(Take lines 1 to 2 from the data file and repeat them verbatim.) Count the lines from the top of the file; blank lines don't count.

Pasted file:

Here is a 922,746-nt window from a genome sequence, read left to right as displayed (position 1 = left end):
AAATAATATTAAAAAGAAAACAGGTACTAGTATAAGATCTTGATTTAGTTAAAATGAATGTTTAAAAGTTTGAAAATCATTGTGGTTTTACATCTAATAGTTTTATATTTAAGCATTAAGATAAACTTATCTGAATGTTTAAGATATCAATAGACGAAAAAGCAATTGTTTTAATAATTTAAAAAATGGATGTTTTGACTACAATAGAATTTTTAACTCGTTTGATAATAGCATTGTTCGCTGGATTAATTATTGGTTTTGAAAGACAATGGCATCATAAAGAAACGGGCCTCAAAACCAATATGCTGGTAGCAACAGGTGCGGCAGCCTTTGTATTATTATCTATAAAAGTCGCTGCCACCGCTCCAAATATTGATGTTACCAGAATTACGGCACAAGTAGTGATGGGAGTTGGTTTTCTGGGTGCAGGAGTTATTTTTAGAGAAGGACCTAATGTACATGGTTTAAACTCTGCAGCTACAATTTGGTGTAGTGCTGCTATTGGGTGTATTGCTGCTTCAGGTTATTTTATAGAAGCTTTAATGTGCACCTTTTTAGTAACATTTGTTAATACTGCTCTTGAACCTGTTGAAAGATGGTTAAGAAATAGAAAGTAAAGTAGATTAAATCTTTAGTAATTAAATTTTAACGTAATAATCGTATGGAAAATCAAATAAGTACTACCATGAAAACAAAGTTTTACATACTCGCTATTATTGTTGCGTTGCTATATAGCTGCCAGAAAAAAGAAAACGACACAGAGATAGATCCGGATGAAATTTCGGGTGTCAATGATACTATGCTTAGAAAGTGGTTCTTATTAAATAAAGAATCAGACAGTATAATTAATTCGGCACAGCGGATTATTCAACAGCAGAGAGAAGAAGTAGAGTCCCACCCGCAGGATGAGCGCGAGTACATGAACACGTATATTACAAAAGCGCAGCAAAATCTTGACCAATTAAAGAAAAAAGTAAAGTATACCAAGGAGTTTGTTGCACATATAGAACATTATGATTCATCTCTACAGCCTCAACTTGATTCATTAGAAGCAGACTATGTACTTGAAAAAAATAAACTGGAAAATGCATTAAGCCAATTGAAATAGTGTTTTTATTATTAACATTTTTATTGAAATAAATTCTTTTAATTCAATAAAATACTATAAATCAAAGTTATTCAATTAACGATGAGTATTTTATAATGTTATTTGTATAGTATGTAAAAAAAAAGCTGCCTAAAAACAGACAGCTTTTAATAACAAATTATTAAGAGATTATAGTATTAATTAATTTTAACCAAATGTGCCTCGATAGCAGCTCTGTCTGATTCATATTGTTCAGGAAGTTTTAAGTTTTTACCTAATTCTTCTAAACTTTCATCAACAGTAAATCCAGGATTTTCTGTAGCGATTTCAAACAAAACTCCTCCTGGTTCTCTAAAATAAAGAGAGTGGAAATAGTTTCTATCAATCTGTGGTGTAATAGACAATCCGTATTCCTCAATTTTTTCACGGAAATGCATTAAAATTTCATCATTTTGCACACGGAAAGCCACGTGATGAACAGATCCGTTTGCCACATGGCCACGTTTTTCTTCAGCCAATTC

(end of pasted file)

Here is a 922,746-nt window from a genome sequence, read left to right as displayed (position 1 = left end):
AAATAATATTAAAAAGAAAACAGGTACTAGTATAAGATCTTGATTTAGTTAAAATGAATGTTTAAAAGTTTGAAAATCATTGTGGTTTTACATCTAATAGTTTTATATTTAAGCATTAAGATAAACTTATCTGAATGTTTAAGATATCAATAGACGAAAAAGCAATTGTTTTAATAATTTAAAAAATGGATGTTTTGACTACAATAGAATTTTTAACTCGTTTGATAATAGCATTGTTCGCTGGATTAATTATTGGTTTTGAAAGACAATGGCATCATAAAGAAACGGGCCTCAAAACCAATATGCTGGTAGCAACAGGTGCGGCAGCCTTTGTATTATTATCTATAAAAGTCGCTGCCACCGCTCCAAATATTGATGTTACCAGAATTACGGCACAAGTAGTGATGGGAGTTGGTTTTCTGGGTGCAGGAGTTATTTTTAGAGAAGGACCTAATGTACATGGTTTAAACTCTGCAGCTACAATTTGGTGTAGTGCTGCTATTGGGTGTATTGCTGCTTCAGGTTATTTTATAGAAGCTTTAATGTGCACCTTTTTAGTAACATTTGTTAATACTGCTCTTGAACCTGTTGAAAGATGGTTAAGAAATAGAAAGTAAAGTAGATTAAATCTTTAGTAATTAAATTTTAACGTAATAATCGTATGGAAAATCAAATAAGTACTACCATGAAAACAAAGTTTTACATACTCGCTATTATTGTTGCGTTGCTATATAGCTGCCAGAAAAAAGAAAACGACACAGAGATAGATCCGGATGAAATTTCGGGTGTCAATGATACTATGCTTAGAAAGTGGTTCTTATTAAATAAAGAATCAGACAGTATAATTAATTCGGCACAGCGGATTATTCAACAGCAGAGAGAAGAAGTAGAGTCCCACCCGCAGGATGAGCGCGAGTACATGAACACGTATATTACAAAAGCGCAGCAAAATCTTGACCAATTAAAGAAAAAAGTAAAGTATACCAAGGAGTTTGTTGCACATATAGAACATTATGATTCATCTCTACAGCCTCAACTTGATTCATTAGAAGCAGACTATGTACTTGAAAAAAATAAACTGGAAAATGCATTAAGCCAATTGAAATAGTGTTTTTATTATTAACATTTTTATTGAAATAAATTCTTTTAATTCAATAAAATACTATAAATCAAAGTTATTCAATTAACGATGAGTATTTTATAATGTTATTTGTATAGTATGTAAAAAAAAAGCTGCCTAAAAACAGACAGCTTTTAATAACAAATTATTAAGAGATTATAGTATTAATTAATTTTAACCAAATGTGCCTCGATAGCAGCTCTGTCTGATTCATATTGTTCAGGAAGTTTTAAGTTTTTACCTAATTCTTCTAAACTTTCATCAACAGTAAATCCAGGATTTTCTGTAGCGATTTCAAACAAAACTCCTCCTGGTTCTCTAAAATAAAGAGAGTGGAAATAGTTTCTATCAATCTGTGGTGTAATAGACAATCCGTATTCCTCAATTTTTTCACGGAAATGCATTAAAATTTCATCATTTTGCACACGGAAAGCCACGTGATGAACAGATCCGTTTGCCACATGGCCACGTTTTTCTTCAGCCAATTC